Living and working sustainably at Falmouth

26 February 2021

Textile Design graduate Jane Gray’s sustainable artwork has been showcased by the Craft Council’s Future Edit – a roundup of the best graduate craft and design talent from 2020. Her series of Mottainai paper structures, produced by weaving dried plants into Japanese paper yarn, are both beautiful and bio-degradable.

Here, Jane reflects on the importance of sustainability, the power of nature and studying as a mature student. 

 

Attending Falmouth University as a mature student was so right for me. It was a dream to attain a degree and meet lovers of textiles. It was now my time to shine; circumstances prior to this hadn’t allowed, I was too busy raising four children.

Being part of Falmouth University’s optimism for sustainability, I could feel my growth and confidence develop; I loved living life amongst a textile and sustainable fashion community of likeminded students and staff. It was empowering, exciting, young and full of fresh innovative ideas. This diverse movement of forward-thinking creative people opened up more opportunities and challenged me to work even harder. 

It was a dream to attain a degree and meet lovers of textiles. 

I wanted to allow nature to flow through me for my work to develop, so naturally my projects became an extension of that mindset. As my projects were based on nature, I took advantage of many mindful walks along the beaches and through wooded areas of trees near my home. This was a refuge and helped me keep my sanity. It became even more valid once the lockdown restrictions came into effect. Nature is a therapy and a balance for life’s stresses.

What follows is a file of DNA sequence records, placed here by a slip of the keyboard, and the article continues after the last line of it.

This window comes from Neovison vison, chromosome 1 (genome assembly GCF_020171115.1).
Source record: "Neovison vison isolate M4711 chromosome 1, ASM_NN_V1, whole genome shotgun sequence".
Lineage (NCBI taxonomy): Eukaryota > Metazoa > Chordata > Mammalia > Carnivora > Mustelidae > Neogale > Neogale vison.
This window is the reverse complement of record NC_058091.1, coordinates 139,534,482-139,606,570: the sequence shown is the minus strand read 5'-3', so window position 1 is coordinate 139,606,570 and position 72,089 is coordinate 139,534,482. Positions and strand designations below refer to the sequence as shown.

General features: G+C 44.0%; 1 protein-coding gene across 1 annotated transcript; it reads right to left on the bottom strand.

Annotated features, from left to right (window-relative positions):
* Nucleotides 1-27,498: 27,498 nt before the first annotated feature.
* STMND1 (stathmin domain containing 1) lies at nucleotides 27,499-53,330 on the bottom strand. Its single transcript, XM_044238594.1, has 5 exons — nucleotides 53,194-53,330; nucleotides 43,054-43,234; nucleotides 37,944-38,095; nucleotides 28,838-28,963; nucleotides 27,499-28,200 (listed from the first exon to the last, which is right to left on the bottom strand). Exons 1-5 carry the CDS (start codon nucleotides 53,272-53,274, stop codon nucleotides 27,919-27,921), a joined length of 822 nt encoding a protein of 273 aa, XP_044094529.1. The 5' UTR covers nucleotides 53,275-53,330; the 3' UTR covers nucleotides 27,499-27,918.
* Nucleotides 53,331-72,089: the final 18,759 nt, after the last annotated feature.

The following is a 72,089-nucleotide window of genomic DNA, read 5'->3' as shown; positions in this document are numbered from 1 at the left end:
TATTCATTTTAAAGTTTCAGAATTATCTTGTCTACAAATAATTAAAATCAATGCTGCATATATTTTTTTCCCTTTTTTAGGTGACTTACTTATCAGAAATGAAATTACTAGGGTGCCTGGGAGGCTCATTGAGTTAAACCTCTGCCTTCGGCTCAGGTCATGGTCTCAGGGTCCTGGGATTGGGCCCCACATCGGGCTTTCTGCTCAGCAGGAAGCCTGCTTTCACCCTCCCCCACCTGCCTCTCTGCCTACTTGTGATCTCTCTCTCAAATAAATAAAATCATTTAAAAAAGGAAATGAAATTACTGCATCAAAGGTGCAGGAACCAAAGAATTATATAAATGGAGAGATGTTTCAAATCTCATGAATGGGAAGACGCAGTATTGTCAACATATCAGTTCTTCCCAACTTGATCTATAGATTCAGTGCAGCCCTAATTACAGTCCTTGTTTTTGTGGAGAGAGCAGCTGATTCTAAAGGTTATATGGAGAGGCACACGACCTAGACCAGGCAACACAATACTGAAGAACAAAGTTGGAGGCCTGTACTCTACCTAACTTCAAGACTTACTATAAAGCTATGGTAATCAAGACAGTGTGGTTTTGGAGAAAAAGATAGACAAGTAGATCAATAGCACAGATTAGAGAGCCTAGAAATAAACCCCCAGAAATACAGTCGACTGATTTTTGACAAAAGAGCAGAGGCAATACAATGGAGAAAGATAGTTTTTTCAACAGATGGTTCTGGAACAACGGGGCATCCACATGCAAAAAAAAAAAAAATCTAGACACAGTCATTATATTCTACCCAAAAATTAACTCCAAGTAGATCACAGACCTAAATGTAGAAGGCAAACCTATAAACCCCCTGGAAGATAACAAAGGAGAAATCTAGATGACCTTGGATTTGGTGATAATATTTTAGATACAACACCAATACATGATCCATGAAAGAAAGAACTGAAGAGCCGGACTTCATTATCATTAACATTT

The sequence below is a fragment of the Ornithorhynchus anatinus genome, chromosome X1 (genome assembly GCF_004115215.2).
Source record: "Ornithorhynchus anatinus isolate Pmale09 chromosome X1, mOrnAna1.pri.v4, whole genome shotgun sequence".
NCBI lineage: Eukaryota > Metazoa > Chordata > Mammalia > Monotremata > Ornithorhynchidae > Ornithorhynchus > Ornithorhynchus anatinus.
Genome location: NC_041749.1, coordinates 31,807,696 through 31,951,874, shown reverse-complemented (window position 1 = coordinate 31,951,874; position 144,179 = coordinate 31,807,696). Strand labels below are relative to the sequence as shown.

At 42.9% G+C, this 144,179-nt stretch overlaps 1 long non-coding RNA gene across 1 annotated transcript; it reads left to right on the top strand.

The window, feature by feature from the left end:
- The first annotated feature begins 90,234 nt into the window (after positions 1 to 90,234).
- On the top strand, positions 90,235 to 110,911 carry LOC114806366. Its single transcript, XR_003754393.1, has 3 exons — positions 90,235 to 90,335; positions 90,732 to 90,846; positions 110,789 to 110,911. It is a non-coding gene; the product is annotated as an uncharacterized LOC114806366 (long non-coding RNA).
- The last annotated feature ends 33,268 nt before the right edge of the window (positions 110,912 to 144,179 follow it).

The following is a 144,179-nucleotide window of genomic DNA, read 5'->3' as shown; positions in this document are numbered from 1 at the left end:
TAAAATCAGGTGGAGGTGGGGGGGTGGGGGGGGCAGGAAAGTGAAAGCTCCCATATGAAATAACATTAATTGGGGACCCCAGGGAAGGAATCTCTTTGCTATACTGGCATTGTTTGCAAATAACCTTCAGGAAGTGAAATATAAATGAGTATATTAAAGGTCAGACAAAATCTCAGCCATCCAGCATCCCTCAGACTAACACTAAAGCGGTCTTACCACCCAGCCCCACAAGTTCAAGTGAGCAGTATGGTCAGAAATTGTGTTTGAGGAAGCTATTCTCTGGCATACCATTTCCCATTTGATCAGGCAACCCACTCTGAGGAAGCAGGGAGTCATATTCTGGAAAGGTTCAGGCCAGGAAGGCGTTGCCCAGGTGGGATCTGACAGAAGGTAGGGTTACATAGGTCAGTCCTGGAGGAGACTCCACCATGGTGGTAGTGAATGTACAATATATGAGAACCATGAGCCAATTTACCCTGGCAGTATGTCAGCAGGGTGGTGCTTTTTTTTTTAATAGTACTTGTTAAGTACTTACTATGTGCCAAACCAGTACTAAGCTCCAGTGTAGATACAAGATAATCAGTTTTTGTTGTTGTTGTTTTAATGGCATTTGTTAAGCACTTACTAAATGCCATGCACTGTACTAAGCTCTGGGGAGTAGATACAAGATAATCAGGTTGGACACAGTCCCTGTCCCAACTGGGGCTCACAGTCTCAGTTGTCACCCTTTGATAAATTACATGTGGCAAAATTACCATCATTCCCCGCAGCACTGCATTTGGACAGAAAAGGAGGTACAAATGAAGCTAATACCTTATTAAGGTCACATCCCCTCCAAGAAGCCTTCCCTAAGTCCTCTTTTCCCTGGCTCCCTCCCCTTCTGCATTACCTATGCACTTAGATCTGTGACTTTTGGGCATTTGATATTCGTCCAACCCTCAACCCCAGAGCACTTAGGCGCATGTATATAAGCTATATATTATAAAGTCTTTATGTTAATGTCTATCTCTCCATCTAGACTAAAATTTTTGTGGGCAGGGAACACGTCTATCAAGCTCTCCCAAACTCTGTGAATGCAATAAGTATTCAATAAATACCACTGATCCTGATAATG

While studying I kept my eye on social media opportunities, applying and submitting my work online to callouts for new artists. Of course, it was with great delight when I received a letter of congratulations from the Crafts Council, #FutureEdit, that my submission had been successful. 

This diverse movement of forward-thinking creative people opened up more opportunities and challenged me to work even harder. 

After graduating, I looked at all I had achieved at Falmouth and started to focus on how I would consolidate my learning and know-how into a business. I built a large studio and have started designing workshop programs that will run once the Government allows us to resume activities. I want to share my wisdom, serve and support other likeminded creatives on this journey and allow the story to further unfold. 

These three valuable years on reflection were more remarkable than I noticed at the time. Life was going on around me at home at breakneck speed: three new grandchildren were born during this time, I had my daughter and family living with me whilst they renovated their new house, it was hectic, and I was really busy focussing on my research and weaving. Those ‘plates’ were spinning fast as I worked hard to multitask in order to stay on top of it all.

I wanted to flex the grey matter and keep it youthful whilst I was studying, and I believe it worked. My memory has improved and research is just a way of life for me now. University enabled me to focus on what mattered most to me and how I might make a difference, forging a new path for my future, and one that my grandchildren might be proud of someday. I hope that I can inspire other mature students - you are never too old, as life is a state of mind!

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